Sexual harassment is an unfortunately reality in today’s society, and workplaces are not immune. However, everyone has the right to work without being sexually harassed, and there are laws in place in Ontario to help protect this right.

Ontario’s human rights legislation is the Ontario Human Rights Code, and just like federal legislation, it exists in part to prevent sexual harassment. There are also common law employment law remedies in Ontario to deal with sexual harassment. These remedies range from torts such as assault and the infliction of nervous shock and mental suffering, to actions for wrongful dismissal, constructive dismissal and breach of the implied obligation of good faith and fair dealing. However, constructive dismissal is a complex area of employment law, so it is important to reach out to the professional like Stacey R. Ball – Employment Lawyer in Toronto at Ball Professional Corporation for assistance as early as possible.

Let’s focus on constructive dismissal.

  • In Ontario, constructive dismissal occurs when an employee has not been dismissed, but the terms or conditions of their employment have changed significantly. Typically, the terms or conditions that have changed are your compensation, working hours, title or duties.
  • The courts have also found an implied term in an employment contract and have generally held that an employee is entitled to decent treatment by the employer and to work in a safe and healthy work environment. This includes freedom from sexual harassment. A breach of this implied term has been treated as grounds for constructive dismissal.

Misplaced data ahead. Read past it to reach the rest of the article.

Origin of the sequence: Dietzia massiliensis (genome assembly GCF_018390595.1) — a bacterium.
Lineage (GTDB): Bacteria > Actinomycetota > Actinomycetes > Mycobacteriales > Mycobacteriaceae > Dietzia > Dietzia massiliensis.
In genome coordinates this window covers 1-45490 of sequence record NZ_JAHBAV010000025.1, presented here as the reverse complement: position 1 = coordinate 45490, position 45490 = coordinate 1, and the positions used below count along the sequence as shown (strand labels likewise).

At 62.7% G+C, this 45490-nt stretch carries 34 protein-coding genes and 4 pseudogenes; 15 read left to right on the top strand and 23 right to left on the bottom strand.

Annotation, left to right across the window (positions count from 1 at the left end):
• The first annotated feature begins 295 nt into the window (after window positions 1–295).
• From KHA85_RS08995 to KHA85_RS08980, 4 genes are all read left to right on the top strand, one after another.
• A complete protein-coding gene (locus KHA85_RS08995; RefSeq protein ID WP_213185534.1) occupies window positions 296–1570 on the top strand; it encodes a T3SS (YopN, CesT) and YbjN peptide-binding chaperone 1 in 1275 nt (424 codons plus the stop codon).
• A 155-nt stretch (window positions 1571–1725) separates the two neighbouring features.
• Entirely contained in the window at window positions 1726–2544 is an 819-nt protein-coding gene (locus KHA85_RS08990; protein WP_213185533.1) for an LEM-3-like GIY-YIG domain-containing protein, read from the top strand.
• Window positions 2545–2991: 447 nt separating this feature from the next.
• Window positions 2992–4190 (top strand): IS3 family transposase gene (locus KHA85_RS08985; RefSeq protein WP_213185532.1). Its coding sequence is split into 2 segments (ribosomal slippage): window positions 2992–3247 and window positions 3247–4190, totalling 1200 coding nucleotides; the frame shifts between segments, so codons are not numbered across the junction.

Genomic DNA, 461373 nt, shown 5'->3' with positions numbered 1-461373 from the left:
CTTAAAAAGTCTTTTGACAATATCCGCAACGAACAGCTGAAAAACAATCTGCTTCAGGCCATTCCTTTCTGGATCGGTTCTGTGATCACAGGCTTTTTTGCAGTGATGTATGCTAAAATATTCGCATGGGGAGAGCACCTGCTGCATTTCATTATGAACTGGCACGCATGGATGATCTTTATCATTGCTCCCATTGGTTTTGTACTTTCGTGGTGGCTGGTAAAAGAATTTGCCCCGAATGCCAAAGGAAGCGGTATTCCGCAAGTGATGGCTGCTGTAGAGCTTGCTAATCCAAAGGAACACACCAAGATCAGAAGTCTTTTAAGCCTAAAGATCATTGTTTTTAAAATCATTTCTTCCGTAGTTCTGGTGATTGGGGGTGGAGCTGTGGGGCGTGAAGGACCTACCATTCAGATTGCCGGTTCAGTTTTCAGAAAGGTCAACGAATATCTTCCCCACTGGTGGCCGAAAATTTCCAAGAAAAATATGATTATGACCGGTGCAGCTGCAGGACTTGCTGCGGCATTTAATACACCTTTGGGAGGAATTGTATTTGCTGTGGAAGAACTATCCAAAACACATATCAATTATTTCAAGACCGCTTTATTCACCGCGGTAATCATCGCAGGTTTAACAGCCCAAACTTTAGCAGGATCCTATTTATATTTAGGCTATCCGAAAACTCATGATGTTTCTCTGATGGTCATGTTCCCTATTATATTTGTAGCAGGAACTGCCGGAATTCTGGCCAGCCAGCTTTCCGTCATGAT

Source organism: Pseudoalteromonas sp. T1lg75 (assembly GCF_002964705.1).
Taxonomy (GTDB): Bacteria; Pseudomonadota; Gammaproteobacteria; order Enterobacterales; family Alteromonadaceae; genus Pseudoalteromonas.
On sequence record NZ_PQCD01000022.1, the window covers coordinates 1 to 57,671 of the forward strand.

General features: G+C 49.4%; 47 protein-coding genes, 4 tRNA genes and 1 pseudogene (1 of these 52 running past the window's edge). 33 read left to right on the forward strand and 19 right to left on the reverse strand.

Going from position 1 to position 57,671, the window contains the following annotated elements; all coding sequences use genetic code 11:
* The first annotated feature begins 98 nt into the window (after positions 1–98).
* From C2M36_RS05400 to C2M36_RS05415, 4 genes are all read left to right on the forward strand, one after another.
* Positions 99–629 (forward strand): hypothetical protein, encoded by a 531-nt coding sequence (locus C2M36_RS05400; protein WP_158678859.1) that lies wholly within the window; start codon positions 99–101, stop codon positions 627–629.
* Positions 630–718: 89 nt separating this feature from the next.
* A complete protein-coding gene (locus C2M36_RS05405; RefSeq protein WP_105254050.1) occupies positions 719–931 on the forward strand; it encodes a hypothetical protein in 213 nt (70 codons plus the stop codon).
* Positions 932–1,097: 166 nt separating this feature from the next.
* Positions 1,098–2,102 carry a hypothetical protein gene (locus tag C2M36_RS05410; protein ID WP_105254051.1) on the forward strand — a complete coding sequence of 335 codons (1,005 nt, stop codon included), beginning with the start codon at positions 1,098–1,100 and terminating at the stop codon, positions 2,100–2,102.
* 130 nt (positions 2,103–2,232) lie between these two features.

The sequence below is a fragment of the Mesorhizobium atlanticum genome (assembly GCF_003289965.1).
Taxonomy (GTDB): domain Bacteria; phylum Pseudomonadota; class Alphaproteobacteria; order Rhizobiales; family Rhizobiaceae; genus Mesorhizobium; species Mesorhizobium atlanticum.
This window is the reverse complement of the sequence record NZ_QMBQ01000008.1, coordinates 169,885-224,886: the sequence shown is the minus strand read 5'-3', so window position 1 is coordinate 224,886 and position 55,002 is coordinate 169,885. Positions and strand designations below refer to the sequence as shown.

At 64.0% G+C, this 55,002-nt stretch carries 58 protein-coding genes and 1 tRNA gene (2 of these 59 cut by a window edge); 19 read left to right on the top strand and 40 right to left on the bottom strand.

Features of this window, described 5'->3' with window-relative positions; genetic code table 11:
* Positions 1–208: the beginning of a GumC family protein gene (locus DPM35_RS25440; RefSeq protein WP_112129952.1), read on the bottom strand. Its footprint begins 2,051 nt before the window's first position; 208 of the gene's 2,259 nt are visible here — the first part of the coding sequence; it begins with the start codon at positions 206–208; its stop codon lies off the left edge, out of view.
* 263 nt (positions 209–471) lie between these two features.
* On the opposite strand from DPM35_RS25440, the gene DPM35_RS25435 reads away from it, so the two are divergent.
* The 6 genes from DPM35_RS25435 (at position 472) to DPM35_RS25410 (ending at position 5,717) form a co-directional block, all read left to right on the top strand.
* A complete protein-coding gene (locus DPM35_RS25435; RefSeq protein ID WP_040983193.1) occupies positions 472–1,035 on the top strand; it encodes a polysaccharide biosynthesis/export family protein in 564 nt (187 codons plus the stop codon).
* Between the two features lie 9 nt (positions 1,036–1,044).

What does this mean for you as an employee?

  • If you have been continually harassed or treated unfairly, you might be able to resign the position and sue for constructive dismissal.
  • You must be able to show proof of the abusive treatment, and the behavior must be enough to essentially show that the terms of your employment relationship have been renounced.

What if you are being sexually harassed by a co-worker?

  • Sexual harassment may come from a co-worker, as opposed to your actual employer.
  • In that case, your employer’s implied duty to make sure you are not harassed, abused or mistreated extends to co-workers, if the working environment becomes so unpleasant that you must resign.
  • It is important to bring any complaints of sexual harassment from co-workers to your employer’s attention. They cannot be expected to protect you from sexual harassment if they have no idea what is happening.

What if you are penalized for bringing the sexual harassment to your employer’s attention?

  • This is called “reprisal” and it is illegal under the Ontario Human Rights Code. You cannot be punished for asserting your protected rights.
  • Examples of behavior that may qualify as constructive dismissal after you raise a complaint of sexual harassment include: a demotion, an unfair performance evaluation or being passed over for a raise without cause.

The remedies for constructive dismissal are similar to those found in a wrongful dismissal suit. The employee is entitled to reasonable notice because the employment contract has ended and they have essentially been terminated from the job that they signed up for.

It is always a good idea to keep a record of inappropriate behavior or harassment at work.

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